Photo: Samantha Maldonado, AP
SAN FRANCISCO (AP) — When Liz O’Sullivan was hired at the New York City-based artificial intelligence company Clarifai in 2017, she felt lucky to find work at the intersection of two of her main interests: technology and ethics. Two years later, she encountered a moral dilemma.
Clarifai was developing aerial photography and object detection tools as one of several companies working on Project Maven, a Pentagon drone surveillance program. After talking to friends and colleagues, O’Sullivan realized this type of technology eventually could be used for autonomous weapons.
In January, she wrote to Clarifai CEO Matt Zeiler on behalf of a group of employees, asking whether the technology would be used for weapons and urging him to commit to a series of ethical measures. After Zeiler later acknowledged Clarifai likely would provide tech for autonomous weapons, O’Sullivan quit.
“I was very surprised and had to follow my conscience,” she said. Zeiler and Clarifai did not respond to a request for comment, though Zeiler has previously said Clarifai’s Project Maven involvement aligns with its mission.
O’Sullivan, 34, considers herself part of a “growing backlash against unethical tech,” a groundswell in the past two years in which U.S. tech employees have tried to remake the industry from the inside out — pushing for more control over how their work is used and urging better conditions, job security and wages for affiliated workers.
While some speak out and others sign petitions, workers are collectively taking action like never before:
— Amazon and Microsoft employees demanded the companies stop providing services to software company Palantir, which provides technology to the U.S. Army and Immigration and Customs Enforcement. Employees also have urged Amazon to transition to renewable energy.
— Following last year’s walkouts over Google’s handling of sexual misconduct cases, employees signed a letter protesting Project Dragonfly, a search engine that would comply with Chinese censorship.
— Salesforce, Microsoft and Google staff have protested their companies’ ties to Customs and Border Protection, ICE and the military.
Despite six-figure salaries, many tech employees are questioning the effects of their work and siding with their service- and contract-worker counterparts, who have pressed for better work conditions and pay.
“It’s unprecedented, both the magnitude of the power of these companies and the willingness of white-collar employees to shake themselves of the privilege that they have and to really see the impact of the work they’re doing,” said Veena Dubal, a professor at the University of California Hastings College of the Law who has interviewed dozens of tech workers involved in organizing.
They’re feeling emboldened because of global “existential crises” and the realization that tech companies “have more power than any multinational corporation has had in a long time,” Dubal said.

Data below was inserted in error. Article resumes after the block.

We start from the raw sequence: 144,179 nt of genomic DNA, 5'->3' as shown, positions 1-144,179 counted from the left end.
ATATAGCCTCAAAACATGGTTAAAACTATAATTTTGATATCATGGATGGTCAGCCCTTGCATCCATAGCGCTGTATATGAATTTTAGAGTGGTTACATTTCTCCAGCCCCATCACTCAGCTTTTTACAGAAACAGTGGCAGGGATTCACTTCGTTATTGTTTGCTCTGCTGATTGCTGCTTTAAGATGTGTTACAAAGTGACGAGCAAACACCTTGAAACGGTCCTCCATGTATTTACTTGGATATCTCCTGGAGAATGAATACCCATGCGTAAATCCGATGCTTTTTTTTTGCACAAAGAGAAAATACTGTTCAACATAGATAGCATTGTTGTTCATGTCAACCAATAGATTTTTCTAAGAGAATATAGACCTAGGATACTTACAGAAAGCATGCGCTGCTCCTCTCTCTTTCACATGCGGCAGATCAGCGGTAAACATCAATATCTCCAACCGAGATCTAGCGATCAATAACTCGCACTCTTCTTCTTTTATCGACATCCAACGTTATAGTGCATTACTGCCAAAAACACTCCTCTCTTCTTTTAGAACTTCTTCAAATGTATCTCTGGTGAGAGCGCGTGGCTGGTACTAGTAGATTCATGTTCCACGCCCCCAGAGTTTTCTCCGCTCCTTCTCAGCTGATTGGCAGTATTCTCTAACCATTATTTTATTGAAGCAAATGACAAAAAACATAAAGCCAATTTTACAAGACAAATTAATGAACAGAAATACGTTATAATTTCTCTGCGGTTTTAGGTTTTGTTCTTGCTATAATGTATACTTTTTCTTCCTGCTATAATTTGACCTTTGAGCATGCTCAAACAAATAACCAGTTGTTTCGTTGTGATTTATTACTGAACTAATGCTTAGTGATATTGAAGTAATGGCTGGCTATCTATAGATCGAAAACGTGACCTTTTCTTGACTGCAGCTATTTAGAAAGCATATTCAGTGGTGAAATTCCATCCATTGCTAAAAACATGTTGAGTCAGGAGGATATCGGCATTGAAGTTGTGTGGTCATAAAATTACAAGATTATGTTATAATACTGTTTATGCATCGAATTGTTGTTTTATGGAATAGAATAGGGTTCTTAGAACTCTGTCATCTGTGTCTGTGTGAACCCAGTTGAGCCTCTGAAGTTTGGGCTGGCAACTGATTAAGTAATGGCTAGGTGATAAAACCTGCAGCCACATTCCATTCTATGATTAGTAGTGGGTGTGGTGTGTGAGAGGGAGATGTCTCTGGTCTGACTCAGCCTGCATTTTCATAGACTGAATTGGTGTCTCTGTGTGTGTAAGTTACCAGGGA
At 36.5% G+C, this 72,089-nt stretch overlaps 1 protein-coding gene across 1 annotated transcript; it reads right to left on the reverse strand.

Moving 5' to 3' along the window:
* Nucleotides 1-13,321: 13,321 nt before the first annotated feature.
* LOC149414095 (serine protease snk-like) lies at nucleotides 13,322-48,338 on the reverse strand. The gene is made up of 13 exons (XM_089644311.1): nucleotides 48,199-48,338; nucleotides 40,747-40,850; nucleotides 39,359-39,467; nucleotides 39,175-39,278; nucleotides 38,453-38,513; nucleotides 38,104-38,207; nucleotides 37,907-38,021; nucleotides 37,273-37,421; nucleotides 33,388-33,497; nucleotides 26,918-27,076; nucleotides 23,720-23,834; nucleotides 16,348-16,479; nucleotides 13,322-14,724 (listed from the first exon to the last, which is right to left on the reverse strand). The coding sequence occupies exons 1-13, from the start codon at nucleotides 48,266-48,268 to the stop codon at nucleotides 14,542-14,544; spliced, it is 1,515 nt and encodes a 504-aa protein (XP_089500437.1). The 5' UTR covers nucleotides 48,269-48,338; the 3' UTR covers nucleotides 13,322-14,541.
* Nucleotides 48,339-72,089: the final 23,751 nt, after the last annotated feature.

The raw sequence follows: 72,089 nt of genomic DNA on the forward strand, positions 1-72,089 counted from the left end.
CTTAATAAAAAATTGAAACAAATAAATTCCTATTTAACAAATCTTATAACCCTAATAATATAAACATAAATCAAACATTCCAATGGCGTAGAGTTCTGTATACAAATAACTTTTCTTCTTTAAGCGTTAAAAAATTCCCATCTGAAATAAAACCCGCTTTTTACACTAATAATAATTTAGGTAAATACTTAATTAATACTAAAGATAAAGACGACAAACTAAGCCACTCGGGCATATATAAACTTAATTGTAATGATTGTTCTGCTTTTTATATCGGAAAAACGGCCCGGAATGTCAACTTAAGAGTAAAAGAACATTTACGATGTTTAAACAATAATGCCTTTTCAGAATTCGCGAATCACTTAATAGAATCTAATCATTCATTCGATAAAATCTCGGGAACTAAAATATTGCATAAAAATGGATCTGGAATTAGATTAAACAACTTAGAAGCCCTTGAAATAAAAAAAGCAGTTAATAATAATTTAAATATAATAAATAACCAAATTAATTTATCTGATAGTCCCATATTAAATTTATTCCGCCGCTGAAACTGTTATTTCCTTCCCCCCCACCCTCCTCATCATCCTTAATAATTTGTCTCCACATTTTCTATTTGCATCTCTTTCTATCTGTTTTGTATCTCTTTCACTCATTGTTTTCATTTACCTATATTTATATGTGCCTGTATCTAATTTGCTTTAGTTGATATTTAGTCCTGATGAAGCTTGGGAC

An Amazon spokesperson declined to comment on employee activism but said the Seattle-based company is committed to sustainability and provides good pay and benefits and humane warehouse conditions. A Microsoft spokesperson said the company, headquartered in the Seattle area, appreciates employee feedback, respects differing views and provides “many avenues for all voices to be heard.”
A Google spokesperson did not comment on specific incidents but said retaliation is prohibited and pointed to CEO Sundar Pichai’s previous statements on worker dissent. “There are many things good about giving employees a lot of voice,” he said at a November conference. “There are decisions we make which they may not agree with.”
Congress started aggressively scrutinizing the industry in recent years, and the Justice Department last month launched an investigation into Big Tech amid antitrust allegations. A recent Pew Research Center survey indicated Americans have increasingly negative views of tech’s effect on the country.
“As an employee in the tech sector right now, there is a fair bit of guilt or (asking), ‘What is my responsibility?'” said Kellie McElhaney, a Haas School of Business at UC Berkeley professor.
Google engineer Amr Gaber, 32, was among those at a recent demonstration in San Francisco for Facebook cafeteria workers seeking a new contract. White- and blue-collar employees are “all working people,” he said.
“If the (companies) can’t even treat the people who work for them well, then how can we expect them to have a positive impact on society?” Gaber said.
Some companies are listening.
Google and Facebook pledged to pay contract workers better and provide some benefits. Google ended forced arbitration for sexual misconduct cases after employees walked out, and declined to renew its Project Maven contract.
When employees asked Microsoft to cancel its ICE contract, CEO Satya Nadella clarified that the company was not contributing to family separations but supporting email, calendar and document systems.
A Salesforce spokesperson said conversations with employees led the company to create the Office of Ethical and Humane Use of Technology.
Such responsiveness is good for business and builds trust with customers and employees, McElhaney said.
“Those who are not responding are … missing a huge ocean liner that’s already left the dock,” she said.